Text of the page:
In the garden


Fall is the time to plant perennials including herbs. Because some favorites like basil and parsley are annuals planted in the spring, it’s easy to forget that many herbs can be planted in the fall and enjoyed until Thanksgiving, or if the weather is mild like last year, all winter long. And herbs can always be planted in pots and brought inside.

“Now is a very good time to get perennial herbs in the ground,” says Nicole Schermerhorn, co-owner of A Thyme to Plant at Lavender Fields Herb Farm. “It’s cool enough that you want to be outside working in your garden, but still warm enough for the herbs.”

“Typically we’re also getting enough rain at this time of the year,” adds Schermerhorn, “and you’re home from vacation now so you can take care of your herbs and begin using them.”

Hardy perennials to plant now include rosemary, sage, thyme, chives, fennel, mints, and parsley. The fennel and the mint will die back over the winter but come back in the spring.

“Planting now allows the herbs to establish roots over the winter,” says Schermerhorn. “They’ll flush out new growth in the spring.”

Herbs can be planted in dedicated herb gardens, mixed with vegetables, or added to flower beds and borders. Their various textures and colors can be very attractive, and many people enjoy putting fragrant herbs along walks or driveways where they can easily be touched to release their scents. Culinary herbs should be planted near your kitchen so that harvesting them is easy and convenient. You’ll use them more often.

In choosing a site, remember that most herbs require full sun, from 4 to 6 hours a day minimum, good drainage, and good air circulation. Good drainage is so important that Schermerhorn recommends planting herbs in raised beds.

“Clay soil,” she says, “does not provide good drainage.” She recommends a planting medium of one-third organic matter such as compost, one-third topsoil, and one-third builders’ sand.

“Make sure it’s builders’ sand,” says Schermerhorn. “It won’t compact like play sand so it adds drainage.”

Don’t mulch herbs. “We put a handful of organic compost around our plants to dress them up and improve the soil,” says Schermerhorn.

“Herbs do not like wet feet, and all mulch does in winter is keep their feet wet.”

In fact, most herbs are considered drought-tolerant, though some moisture is needed during dry spells to keep the plants growing. In general, annuals require more moisture than perennials.

Herbs also don’t require much fertilizer. Over-fertilizing an herb can produce growth that is too rapid, making the plant more susceptible to disease or insect problems and diluting the concentration of essential oils that produce the taste in culinary herbs. Herbs in pots are the exception. They should be lightly fertilized once a month during their growing season.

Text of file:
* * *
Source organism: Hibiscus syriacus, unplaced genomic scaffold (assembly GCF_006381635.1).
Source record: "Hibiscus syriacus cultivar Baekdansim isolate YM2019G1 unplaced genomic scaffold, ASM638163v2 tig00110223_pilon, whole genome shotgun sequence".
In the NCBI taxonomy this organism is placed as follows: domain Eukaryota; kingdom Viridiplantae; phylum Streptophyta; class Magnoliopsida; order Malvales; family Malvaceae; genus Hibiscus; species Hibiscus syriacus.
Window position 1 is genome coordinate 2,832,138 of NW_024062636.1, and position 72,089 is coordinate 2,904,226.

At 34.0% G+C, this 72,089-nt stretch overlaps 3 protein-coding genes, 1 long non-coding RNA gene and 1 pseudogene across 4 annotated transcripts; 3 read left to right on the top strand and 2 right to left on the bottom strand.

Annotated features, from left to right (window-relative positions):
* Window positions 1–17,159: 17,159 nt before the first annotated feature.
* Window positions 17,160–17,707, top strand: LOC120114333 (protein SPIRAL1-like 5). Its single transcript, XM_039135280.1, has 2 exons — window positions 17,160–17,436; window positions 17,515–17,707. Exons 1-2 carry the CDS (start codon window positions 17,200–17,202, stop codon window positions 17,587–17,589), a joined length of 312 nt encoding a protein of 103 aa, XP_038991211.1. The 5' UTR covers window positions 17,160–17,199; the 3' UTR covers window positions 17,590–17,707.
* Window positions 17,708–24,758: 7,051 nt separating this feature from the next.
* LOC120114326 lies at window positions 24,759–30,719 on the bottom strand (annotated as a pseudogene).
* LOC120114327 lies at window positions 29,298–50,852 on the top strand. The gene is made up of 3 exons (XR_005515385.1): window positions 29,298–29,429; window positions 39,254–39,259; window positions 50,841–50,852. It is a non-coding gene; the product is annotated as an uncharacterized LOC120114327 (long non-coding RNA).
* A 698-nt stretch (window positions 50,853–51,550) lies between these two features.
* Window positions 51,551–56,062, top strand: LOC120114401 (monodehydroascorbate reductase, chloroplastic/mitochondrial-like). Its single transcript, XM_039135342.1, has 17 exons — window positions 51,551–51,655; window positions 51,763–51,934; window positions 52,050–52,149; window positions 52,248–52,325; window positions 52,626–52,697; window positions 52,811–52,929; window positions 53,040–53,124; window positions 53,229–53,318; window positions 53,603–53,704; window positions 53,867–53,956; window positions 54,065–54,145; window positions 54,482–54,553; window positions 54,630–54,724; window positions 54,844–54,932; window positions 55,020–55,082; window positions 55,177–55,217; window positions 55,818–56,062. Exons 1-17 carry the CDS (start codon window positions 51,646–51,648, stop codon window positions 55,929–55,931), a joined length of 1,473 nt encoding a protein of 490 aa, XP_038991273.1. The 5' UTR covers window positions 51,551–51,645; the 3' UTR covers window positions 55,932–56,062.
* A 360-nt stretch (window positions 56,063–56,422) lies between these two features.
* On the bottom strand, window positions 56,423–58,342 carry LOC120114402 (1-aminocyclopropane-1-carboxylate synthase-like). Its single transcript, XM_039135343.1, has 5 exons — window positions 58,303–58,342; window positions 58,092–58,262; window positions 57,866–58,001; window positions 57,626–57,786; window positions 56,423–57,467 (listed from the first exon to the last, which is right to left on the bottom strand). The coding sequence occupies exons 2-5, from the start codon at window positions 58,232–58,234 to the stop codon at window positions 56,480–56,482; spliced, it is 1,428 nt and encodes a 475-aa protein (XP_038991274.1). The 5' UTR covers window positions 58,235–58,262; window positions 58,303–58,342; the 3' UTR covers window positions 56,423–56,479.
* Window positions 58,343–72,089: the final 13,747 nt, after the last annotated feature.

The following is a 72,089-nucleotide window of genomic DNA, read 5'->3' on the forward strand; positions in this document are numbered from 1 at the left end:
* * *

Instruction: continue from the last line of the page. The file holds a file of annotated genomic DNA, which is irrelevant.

Using your herbs is important to keeping them healthy. Evergreen herbs can be cut and enjoyed in recipes or vases all winter.

“Herbs are designed to be used,” says Schermerhorn. “Cutting them encourages new growth, so keep using your herbs.”
Bail Bonds Chesterfield VA

Fourth of July holiday to delay some CVWMA collections


CVWMA residential recycling and trash collections will be delayed one day from July 4 through July 7 because of the Fourth of July holiday. No collections will be made on Tuesday because of the holiday; thus all collections Tuesday through Friday will occur on the day following the normal collection day. Friday collections will occur on Saturday. > Read more.

Henrico serves criminal summonses against Essex Village management


Henrico County has obtained 11 criminal summonses against PK Management, which manages Essex Village, for violations at the northern Henrico property, a county official said Tuesday evening.

Nine summonses were served Tuesday, two more are pending, and the county will seek four more by the end of the week, Building Official Greg Revels said. > Read more.

New GRASP scholarships to aide winners with college debt and costs


Fifteen Henrico County Public Schools students recently received a “2+2” scholarship from the non-profit organization GRASP (GReat Aspirations Scholarship Program, Inc.). In total, the newly created scholarships will help 71 students receive their baccalaureate degrees from a Virginia college or university with lower costs and less student debt.

The scholarship awards each winner $1,000 for his or her first year at a community college to cover the costs not covered by financial aid, such as books and computers. > Read more.

Long & Foster’s Innsbrook, Short Pump offices participate in community service day event


Thousands of real estate agents and employees with Long & Foster Real Estate, including those at the Innsbrook and Short Pump offices in Glen Allen, Virginia, took part in the company’s 20th annual Community Service Day June 7.

The Innsbrook and Short Pump offices chose to volunteer with Housing Families First on June 7. The organization’s mission provides families experiencing homelessness with what they need to move to a stable housing situation. > Read more.

Network of Enterprising Women to award scholarships to local HS grads

Three recent Henrico County high school graduates are among the 10 local students who will receive scholarships from the Network of Enterprising Women during the organization's monthly luncheon July 6. > Read more.

Henrico Business Bulletin Board

June 2017
S M T W T F S
·
·
·
·
·

Calendar page

Classifieds

Place an Ad | More Classifieds

Calendar

Crafters are wanted for the 27th annual Short Pump Ruritan Club Craft Show on Saturday, Oct. 21 at Short Pump Middle School, 4701 Pouncey Tract Rd. For details and to obtain an application, call (804) 387-6804 or email .(JavaScript must be enabled to view this email address). Full text

Your weather just got better.

Henricopedia

Henrico's Top Teachers

The Plate